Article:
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For instance, one cannot imagine the great-souled man running at full speed when retreating in battle,Literally, ‘fleeing swinging his arms at his side,’ i.e. deficient in the virtue of Courage. If this be the meaning, the phrase recalls by contrast the leisurely retirement of Socrates from the stricken field of Delium （Plato, Plat. Sym. 221a）. But the words have been taken with what follows, as illustrating the lack of Justice or Honesty, and the whole translated either ‘outstripping an opponent in a race by flinging the arms backward [which was considered unsportsmanlike], nor fouling,’ or else ‘being prosecuted on a charge of blackmailing, nor cheating in business.’ Emendation would give a buried verse-quotation, ‘To swing his arms in flight, nor in pursuit.’ nor acting dishonestly; since what motive for base conduct has a man to whom nothing is great?i.e., nothing is of much value in his eyes
While these events were happening, at Delium in Boeotia a pitched battle took place between the Athenians and the Boeotians for the following reasons. Certain Boeotians, who were restive under the form of government which obtained at t
f the betrayal he withdrew without accomplishing anything;
Hippocrates led the popular levy of the Athenians against Delium, seized the place, and threw a wall about it before the approach of the
Boeotians. The town lies near the territory us and the boundary of Boeotia.Oropus was the
last city of Attica on the coast before the border of
Boeotia. Delium lay near the coast in the territory of Tanagra.
Pagondas, who commanded the Boeotians, having summoned
soldiers from all the cities of Boeotia, came to
Delium with a great army, since he had little less
than twenty thousand infantry and about a thousand cavalry. The Athenians, although superior to the Boeotians in number, were not so well equipped
423 B.C.When Ameinias was archon in Athens, the Romans elected as consuls Gaius Papirius and Lucius Junius. In this year the people of Scione, holding the Athenians in contempt because of their defeat at Delium, revolted to the Lacedaemonians and delivered their city into the hands of Brasidas, who was in command of the Lacedaemonian forces in Thrace. In Lesbos, after the Athenian seizure of Mytilene, the exiles, who had escaped the capture in large numbers, had for some time been trying to return to Lesbos, and they succeeded at this time in rallying and seizing Antandrus,On the south coast of the Troad, some fifteen miles from Lesbos. from which as their base they then carried on war with the Athenians who were in possession of Mytilene. Exasperated by this state of affairs the Athenian people sent against them as generals Aristeides and Symmachus with an army. They put in at Lesbos and by means of sustained assaults took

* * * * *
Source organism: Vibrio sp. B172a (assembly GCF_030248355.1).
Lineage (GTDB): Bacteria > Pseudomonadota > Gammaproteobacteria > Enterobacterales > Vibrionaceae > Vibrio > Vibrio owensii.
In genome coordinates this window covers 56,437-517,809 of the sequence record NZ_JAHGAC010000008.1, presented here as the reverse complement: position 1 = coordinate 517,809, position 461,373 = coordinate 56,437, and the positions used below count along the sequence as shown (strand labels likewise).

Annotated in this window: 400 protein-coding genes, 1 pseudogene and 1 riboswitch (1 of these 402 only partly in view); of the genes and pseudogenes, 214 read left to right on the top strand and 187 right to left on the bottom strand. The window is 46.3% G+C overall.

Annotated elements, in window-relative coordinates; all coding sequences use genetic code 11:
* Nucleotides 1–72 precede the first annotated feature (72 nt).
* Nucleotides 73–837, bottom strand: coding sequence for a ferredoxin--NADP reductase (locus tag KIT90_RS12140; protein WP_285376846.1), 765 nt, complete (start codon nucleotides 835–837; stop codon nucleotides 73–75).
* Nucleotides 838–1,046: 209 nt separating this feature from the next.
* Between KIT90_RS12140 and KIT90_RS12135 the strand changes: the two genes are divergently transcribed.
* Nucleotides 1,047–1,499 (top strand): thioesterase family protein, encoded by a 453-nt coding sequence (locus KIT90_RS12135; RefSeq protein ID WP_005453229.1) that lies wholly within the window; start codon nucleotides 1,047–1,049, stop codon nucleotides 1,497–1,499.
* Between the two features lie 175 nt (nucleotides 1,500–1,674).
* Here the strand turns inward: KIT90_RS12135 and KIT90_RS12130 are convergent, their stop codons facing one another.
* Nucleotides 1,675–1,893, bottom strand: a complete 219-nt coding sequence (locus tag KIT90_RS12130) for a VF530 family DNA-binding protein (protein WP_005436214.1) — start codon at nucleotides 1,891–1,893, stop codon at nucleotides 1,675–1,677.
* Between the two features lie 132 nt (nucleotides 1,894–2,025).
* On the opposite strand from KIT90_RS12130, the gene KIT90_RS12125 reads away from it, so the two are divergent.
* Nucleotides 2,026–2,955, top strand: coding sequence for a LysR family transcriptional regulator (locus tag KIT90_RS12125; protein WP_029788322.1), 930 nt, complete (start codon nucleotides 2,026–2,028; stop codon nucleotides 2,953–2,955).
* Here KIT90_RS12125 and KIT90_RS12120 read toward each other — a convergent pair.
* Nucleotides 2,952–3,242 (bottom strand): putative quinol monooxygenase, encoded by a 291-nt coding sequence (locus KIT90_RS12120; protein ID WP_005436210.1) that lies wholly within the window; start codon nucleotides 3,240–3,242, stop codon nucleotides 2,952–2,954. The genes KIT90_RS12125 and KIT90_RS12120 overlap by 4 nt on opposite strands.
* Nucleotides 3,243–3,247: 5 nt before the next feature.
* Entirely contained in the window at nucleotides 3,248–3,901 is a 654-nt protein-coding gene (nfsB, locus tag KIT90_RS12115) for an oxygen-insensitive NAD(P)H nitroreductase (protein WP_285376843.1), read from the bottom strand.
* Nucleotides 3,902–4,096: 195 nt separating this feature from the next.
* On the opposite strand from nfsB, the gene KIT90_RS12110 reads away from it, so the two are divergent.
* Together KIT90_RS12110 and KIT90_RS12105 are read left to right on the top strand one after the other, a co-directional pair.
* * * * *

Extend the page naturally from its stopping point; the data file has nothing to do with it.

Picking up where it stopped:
Datis journeyed with his army to Asia, and when he arrived at Myconos he saw a vision in his sleep. What that vision was is not told, but as soon as day broke Datis made a search of his ships. He found in a Phoenician ship a gilded image of Apollo, and asked where this plunder had been taken. Learning from what temple it had come, he sailed in his own ship to Delos. The Delians had now returned to their island, and Datis set the image in the temple, instructing the Delians to carry it away to Theban Delium, on the coast opposite Chalcis. Datis gave this order and sailed away, but the Delians never carried that statue away; twenty years later the Thebans brought it to Delium by command of an oracle.
As Agesipolis died childless, the kingdom devolved upon Cleombrotus, who was general in the battle at Leuctra against the Boeotians.371 B.C. Cleombrotus showed personal bravery, but fell when the battle was only just beginning. In great disasters Providence is peculiarly apt to cut off early the general, just as the Athenians lost Hippocrates the son of Ariphron, who commanded at Delium, and later on Leosthenes in Thessaly.424 B.C. Agesipolis, the elder of the sons of Cleombrotus, is not a striking figure in history, and was succeeded by his younger brother Cleomenes. His first son was Acrotatus, his second Cleonymus. Acrotatus did not outlive his father, and when Cleomenes afterwards died, there arose a dispute about the throne between Cleonymus the son of Cleomenes and Areus the son of Acrotatus. So the senators acted as arbitrators, and decided that the dignity was the inheritance of Areus the son of Acrotatus, and not of Cleonymus. Deprived of his kingship Cleonymus became violentl